Two independent councillors have suggested an alternative to many of the cuts proposed by Fife’s Labour administration – put up the council tax.
Councillors Bryan Poole and Willie Clarke believe a weekly rise of less than the cost of a bag of crisps and a Mars Bar could make a big difference.
They have organised a number of meetings – including one in Cupar on Monday evening – to find out if the public would be prepared to pay a bit more to protect services.
If they get enough support, they’ll put forward alternative proposals at the Council’s budget meeting next month.
Their idea has already won the backing of the Fife Trades Union Council (TUC) which says the year on year cuts have worsened conditions for Council workers and resulted in hundreds of job losses.
Ian Waddell, chairman of Fife TUC, welcomed the independent councillors’ initiative to open up a debate over the current budget proposals.
“Bryan Poole and Willie Clark should be praised for taking such a stance and organising meetings with the public to discuss their alternatives,” he said. “The whole reasoning behind austerity and cuts is flawed and this needs to be exposed.”
The council tax hasn’t been increased since 2007, with local authorities receiving additional funding from the Scottish Government by agreeing to the freeze.
In Fife’s case, this year that’s around £4.6m – roughly equivalent to a 3.5 per cent rise. So to have additional money to spend, any increase would have to be more than that.
The Labour administration has ruled out increasing the council tax in its draft budget. But Cllr Poole says no-one has asked if the public would be prepared to pay more – so that’s what he and Cllr Clarke are going to do.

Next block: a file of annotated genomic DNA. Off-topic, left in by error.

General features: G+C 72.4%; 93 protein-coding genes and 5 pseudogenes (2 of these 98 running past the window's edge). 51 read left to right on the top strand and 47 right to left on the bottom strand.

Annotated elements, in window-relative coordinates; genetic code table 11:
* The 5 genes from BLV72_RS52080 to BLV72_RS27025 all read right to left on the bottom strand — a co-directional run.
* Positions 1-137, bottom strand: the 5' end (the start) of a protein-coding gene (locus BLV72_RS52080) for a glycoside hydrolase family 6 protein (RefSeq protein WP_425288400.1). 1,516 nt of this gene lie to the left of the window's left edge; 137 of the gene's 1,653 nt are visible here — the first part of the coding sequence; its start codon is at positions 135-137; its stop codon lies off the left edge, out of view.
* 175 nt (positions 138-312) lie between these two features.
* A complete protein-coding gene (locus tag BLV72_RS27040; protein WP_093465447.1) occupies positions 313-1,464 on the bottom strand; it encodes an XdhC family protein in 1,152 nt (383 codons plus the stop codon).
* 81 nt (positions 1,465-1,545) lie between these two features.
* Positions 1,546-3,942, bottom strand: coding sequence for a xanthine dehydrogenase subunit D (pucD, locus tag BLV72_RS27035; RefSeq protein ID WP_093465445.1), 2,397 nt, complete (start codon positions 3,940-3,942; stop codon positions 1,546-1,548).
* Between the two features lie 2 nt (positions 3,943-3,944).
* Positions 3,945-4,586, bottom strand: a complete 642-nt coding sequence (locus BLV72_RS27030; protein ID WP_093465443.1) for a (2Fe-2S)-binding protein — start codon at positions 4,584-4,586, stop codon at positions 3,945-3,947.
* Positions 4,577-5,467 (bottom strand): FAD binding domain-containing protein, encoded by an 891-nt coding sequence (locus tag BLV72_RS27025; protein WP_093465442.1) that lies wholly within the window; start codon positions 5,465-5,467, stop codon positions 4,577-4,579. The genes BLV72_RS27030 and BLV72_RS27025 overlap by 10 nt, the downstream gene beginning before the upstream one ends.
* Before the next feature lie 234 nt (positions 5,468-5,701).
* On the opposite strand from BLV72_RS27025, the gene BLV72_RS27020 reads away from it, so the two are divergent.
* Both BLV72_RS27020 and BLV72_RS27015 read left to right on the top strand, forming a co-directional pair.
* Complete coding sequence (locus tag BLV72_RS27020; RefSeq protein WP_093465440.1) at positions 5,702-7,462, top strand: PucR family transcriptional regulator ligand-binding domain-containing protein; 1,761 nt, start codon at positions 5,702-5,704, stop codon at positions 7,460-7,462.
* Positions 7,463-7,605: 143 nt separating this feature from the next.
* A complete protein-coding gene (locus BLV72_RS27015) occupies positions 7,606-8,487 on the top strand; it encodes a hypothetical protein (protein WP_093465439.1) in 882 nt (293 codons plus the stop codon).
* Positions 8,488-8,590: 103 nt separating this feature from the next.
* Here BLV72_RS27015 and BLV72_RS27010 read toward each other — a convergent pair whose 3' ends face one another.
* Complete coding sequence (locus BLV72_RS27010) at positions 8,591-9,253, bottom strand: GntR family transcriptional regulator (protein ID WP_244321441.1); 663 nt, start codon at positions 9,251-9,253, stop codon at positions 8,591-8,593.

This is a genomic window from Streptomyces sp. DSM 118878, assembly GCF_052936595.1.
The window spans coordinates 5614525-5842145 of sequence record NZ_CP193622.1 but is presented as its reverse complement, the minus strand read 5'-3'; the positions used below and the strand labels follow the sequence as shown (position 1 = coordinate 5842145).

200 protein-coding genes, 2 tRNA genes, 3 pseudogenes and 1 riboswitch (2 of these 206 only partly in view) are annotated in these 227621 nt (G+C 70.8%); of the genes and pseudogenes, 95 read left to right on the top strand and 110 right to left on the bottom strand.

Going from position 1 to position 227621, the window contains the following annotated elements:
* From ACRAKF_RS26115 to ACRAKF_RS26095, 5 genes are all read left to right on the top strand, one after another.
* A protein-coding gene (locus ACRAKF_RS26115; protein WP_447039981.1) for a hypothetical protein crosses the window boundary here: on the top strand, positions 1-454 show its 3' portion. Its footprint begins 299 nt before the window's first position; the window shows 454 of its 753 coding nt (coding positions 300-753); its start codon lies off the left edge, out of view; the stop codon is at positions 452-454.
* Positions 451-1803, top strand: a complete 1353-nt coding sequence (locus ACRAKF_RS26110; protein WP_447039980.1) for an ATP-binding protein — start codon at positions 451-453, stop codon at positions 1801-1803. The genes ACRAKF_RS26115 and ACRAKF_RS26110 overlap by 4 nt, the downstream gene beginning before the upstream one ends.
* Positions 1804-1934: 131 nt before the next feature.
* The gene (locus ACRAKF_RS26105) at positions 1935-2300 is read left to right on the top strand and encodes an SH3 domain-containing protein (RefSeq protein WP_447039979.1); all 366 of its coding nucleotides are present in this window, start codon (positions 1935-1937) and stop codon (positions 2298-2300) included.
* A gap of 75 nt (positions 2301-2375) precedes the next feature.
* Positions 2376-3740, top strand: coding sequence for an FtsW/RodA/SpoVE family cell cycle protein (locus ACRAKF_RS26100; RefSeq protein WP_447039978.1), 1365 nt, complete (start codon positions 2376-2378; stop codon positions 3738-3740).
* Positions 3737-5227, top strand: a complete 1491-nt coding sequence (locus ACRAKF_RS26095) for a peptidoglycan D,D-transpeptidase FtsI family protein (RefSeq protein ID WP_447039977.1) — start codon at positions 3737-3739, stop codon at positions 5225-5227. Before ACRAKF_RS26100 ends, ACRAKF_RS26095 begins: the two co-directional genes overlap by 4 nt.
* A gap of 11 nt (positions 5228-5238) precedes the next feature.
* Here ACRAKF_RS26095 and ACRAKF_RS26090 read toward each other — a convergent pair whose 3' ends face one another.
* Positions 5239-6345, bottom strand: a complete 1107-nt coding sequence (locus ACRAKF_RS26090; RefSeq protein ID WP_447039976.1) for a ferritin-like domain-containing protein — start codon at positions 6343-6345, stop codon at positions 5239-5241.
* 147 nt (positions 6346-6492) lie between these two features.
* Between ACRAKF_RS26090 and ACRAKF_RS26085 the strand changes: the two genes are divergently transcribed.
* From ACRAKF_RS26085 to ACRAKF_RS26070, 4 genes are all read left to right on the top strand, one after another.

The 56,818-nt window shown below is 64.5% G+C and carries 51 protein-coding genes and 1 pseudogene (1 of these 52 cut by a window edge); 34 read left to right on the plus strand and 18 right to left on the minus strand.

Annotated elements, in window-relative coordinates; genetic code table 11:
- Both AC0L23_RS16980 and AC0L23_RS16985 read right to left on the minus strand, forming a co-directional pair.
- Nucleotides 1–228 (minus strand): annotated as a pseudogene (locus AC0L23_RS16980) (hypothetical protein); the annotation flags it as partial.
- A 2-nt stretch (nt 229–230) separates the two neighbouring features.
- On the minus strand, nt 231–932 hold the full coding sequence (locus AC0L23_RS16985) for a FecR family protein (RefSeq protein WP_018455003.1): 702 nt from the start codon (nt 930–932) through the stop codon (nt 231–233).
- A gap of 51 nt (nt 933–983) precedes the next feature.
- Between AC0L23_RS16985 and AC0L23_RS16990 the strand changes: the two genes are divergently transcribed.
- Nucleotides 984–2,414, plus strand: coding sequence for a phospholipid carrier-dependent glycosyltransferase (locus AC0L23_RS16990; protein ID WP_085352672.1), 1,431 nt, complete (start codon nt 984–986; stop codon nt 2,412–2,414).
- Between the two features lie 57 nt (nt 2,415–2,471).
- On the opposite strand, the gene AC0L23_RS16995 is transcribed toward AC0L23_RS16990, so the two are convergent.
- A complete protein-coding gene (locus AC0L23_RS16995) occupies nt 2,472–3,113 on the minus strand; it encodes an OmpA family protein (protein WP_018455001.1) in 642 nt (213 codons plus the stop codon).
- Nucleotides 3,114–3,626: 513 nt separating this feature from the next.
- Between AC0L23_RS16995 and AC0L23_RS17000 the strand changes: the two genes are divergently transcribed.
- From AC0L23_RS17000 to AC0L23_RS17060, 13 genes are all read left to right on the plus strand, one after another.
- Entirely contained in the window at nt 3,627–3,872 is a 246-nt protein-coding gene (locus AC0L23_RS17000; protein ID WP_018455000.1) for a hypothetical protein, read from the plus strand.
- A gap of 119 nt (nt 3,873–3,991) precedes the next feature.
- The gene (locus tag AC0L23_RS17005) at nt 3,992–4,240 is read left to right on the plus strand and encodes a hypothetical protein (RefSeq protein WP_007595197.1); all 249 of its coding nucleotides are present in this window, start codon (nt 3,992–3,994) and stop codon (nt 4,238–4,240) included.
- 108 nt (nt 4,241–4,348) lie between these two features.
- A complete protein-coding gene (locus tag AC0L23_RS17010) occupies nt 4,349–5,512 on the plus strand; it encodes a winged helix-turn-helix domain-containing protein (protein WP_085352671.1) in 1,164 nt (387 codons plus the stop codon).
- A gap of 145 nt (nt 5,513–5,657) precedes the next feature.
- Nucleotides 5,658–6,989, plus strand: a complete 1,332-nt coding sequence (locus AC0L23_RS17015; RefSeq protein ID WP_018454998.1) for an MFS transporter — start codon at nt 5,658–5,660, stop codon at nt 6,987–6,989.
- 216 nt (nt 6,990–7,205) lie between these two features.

Cllr Poole said budget meetings were a “bit of a farce”.
“What we see on budget day is councillors of all persuasions effectively arguing ‘my cuts proposals are better or less damaging than yours’.
“It’s time we had an open and honest discussion with local communities about resolving this year on year farce.”
Cllr Poole added: “What you might be looking at is a rise of six, seven or maybe even 10 per cent in council tax.
“That might sound a lot, but a six per cent increase for a Band D household would be £1.29 per week – less than the cost of a bag of crisps and a Mars Bar – and that money can be used to protect education services for our young people and care services for the elderly.”
Cllr Clarke sensed many people felt the cuts in public services had gone far enough, adding: “Many people I speak to about this say they’d be prepared to pay a little bit extra each week to protect services.”
Meetings have been arranged by the councillors to gauge public opinion. They’ll take place on Monday at Cupar YMCA; Tuesday at Benarty Community Centre, Ballingry; Wednesday at Kirkland High, Methil; and Thursday at Dalgety Bay Primary. All meetings are between 6.30 and 8.30 p.m.